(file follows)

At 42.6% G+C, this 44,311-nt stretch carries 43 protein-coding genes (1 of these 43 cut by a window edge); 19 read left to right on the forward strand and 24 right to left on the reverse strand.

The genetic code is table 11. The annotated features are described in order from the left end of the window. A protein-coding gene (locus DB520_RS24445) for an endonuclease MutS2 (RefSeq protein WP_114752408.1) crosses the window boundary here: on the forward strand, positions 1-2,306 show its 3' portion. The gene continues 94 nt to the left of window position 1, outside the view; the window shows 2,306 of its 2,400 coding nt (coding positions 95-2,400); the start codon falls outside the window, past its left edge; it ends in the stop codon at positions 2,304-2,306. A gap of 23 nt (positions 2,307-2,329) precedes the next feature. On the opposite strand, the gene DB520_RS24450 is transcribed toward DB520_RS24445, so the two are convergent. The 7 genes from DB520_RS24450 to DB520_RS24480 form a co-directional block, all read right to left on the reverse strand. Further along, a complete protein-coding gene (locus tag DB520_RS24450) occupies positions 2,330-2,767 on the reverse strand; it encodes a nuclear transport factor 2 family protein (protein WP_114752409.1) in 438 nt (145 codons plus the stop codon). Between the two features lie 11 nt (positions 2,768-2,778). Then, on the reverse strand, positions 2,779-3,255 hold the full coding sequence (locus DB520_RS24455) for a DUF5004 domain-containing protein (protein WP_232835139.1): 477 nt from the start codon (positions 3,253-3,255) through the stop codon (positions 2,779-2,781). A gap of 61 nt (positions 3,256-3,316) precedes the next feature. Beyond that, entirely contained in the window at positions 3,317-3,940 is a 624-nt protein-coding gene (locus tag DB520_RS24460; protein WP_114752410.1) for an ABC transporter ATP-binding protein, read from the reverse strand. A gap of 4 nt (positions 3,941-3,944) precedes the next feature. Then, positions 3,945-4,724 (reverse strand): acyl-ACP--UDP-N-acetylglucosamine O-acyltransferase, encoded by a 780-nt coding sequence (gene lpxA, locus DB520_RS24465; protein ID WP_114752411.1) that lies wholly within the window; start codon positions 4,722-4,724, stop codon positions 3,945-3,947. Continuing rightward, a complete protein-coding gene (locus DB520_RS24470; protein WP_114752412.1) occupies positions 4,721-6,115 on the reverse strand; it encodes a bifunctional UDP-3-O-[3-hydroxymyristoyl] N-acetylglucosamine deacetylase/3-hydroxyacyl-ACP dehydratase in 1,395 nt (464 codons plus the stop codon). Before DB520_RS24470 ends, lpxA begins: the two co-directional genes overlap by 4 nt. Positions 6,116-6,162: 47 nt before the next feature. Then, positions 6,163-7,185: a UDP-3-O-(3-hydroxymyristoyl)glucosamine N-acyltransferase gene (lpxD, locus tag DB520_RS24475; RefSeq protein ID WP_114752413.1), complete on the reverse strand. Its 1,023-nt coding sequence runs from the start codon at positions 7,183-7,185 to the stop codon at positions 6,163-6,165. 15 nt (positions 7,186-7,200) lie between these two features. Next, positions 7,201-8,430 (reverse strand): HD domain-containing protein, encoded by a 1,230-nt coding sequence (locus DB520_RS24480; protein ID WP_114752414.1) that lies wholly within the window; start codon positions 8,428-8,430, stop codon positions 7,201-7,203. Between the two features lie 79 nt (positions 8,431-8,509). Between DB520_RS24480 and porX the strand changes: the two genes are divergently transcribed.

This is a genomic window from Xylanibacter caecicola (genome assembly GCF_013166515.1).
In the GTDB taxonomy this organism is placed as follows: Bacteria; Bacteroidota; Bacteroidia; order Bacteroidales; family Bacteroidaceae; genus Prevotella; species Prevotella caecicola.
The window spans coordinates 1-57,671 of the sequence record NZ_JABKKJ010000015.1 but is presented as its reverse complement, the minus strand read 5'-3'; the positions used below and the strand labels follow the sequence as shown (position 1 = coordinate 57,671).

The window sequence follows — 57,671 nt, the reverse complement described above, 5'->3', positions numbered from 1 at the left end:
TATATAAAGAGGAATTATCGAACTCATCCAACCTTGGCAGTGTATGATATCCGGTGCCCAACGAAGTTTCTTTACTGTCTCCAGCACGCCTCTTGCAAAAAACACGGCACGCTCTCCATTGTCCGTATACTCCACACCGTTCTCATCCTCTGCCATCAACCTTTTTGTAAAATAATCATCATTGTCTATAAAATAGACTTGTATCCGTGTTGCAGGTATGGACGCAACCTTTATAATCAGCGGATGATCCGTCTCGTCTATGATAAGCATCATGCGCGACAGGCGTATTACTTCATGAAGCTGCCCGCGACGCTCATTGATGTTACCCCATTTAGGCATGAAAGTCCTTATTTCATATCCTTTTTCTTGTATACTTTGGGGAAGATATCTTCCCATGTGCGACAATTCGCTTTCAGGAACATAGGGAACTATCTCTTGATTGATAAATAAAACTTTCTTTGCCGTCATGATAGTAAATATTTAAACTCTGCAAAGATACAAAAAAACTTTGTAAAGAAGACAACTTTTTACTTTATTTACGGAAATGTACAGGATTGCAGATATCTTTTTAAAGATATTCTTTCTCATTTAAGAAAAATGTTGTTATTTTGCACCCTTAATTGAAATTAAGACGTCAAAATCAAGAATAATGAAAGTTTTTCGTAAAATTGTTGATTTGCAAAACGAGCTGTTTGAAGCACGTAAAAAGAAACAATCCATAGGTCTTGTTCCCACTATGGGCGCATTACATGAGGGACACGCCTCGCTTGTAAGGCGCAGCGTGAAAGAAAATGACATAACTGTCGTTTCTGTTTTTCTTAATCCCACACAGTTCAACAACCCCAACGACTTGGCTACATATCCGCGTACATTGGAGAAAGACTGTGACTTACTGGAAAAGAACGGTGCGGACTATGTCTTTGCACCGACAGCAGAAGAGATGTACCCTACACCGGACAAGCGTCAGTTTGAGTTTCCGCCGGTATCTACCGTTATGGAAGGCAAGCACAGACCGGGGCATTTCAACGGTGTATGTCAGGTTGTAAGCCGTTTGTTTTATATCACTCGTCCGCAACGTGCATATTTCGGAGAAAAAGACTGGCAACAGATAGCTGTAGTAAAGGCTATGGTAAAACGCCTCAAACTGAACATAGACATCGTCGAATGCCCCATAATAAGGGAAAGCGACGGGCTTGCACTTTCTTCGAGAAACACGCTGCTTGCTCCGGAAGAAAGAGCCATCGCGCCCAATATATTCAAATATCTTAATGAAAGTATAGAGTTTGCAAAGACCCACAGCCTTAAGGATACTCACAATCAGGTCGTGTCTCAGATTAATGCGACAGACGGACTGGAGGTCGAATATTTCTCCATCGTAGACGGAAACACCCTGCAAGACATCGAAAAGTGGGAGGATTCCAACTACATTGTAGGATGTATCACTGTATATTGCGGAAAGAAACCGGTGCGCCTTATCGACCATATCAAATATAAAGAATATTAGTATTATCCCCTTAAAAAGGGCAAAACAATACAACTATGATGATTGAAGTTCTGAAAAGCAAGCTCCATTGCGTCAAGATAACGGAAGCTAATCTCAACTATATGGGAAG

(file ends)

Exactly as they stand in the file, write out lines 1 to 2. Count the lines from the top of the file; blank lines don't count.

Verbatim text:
At 42.6% G+C, this 44,311-nt stretch carries 43 protein-coding genes (1 of these 43 cut by a window edge); 19 read left to right on the forward strand and 24 right to left on the reverse strand.

The genetic code is table 11. The annotated features are described in order from the left end of the window. A protein-coding gene (locus DB520_RS24445) for an endonuclease MutS2 (RefSeq protein WP_114752408.1) crosses the window boundary here: on the forward strand, positions 1-2,306 show its 3' portion. The gene continues 94 nt to the left of window position 1, outside the view; the window shows 2,306 of its 2,400 coding nt (coding positions 95-2,400); the start codon falls outside the window, past its left edge; it ends in the stop codon at positions 2,304-2,306. A gap of 23 nt (positions 2,307-2,329) precedes the next feature. On the opposite strand, the gene DB520_RS24450 is transcribed toward DB520_RS24445, so the two are convergent. The 7 genes from DB520_RS24450 to DB520_RS24480 form a co-directional block, all read right to left on the reverse strand. Further along, a complete protein-coding gene (locus tag DB520_RS24450) occupies positions 2,330-2,767 on the reverse strand; it encodes a nuclear transport factor 2 family protein (protein WP_114752409.1) in 438 nt (145 codons plus the stop codon). Between the two features lie 11 nt (positions 2,768-2,778). Then, on the reverse strand, positions 2,779-3,255 hold the full coding sequence (locus DB520_RS24455) for a DUF5004 domain-containing protein (protein WP_232835139.1): 477 nt from the start codon (positions 3,253-3,255) through the stop codon (positions 2,779-2,781). A gap of 61 nt (positions 3,256-3,316) precedes the next feature. Beyond that, entirely contained in the window at positions 3,317-3,940 is a 624-nt protein-coding gene (locus tag DB520_RS24460; protein WP_114752410.1) for an ABC transporter ATP-binding protein, read from the reverse strand. A gap of 4 nt (positions 3,941-3,944) precedes the next feature. Then, positions 3,945-4,724 (reverse strand): acyl-ACP--UDP-N-acetylglucosamine O-acyltransferase, encoded by a 780-nt coding sequence (gene lpxA, locus DB520_RS24465; protein ID WP_114752411.1) that lies wholly within the window; start codon positions 4,722-4,724, stop codon positions 3,945-3,947. Continuing rightward, a complete protein-coding gene (locus DB520_RS24470; protein WP_114752412.1) occupies positions 4,721-6,115 on the reverse strand; it encodes a bifunctional UDP-3-O-[3-hydroxymyristoyl] N-acetylglucosamine deacetylase/3-hydroxyacyl-ACP dehydratase in 1,395 nt (464 codons plus the stop codon). Before DB520_RS24470 ends, lpxA begins: the two co-directional genes overlap by 4 nt. Positions 6,116-6,162: 47 nt before the next feature. Then, positions 6,163-7,185: a UDP-3-O-(3-hydroxymyristoyl)glucosamine N-acyltransferase gene (lpxD, locus tag DB520_RS24475; RefSeq protein ID WP_114752413.1), complete on the reverse strand. Its 1,023-nt coding sequence runs from the start codon at positions 7,183-7,185 to the stop codon at positions 6,163-6,165. 15 nt (positions 7,186-7,200) lie between these two features. Next, positions 7,201-8,430 (reverse strand): HD domain-containing protein, encoded by a 1,230-nt coding sequence (locus DB520_RS24480; protein ID WP_114752414.1) that lies wholly within the window; start codon positions 8,428-8,430, stop codon positions 7,201-7,203. Between the two features lie 79 nt (positions 8,431-8,509). Between DB520_RS24480 and porX the strand changes: the two genes are divergently transcribed.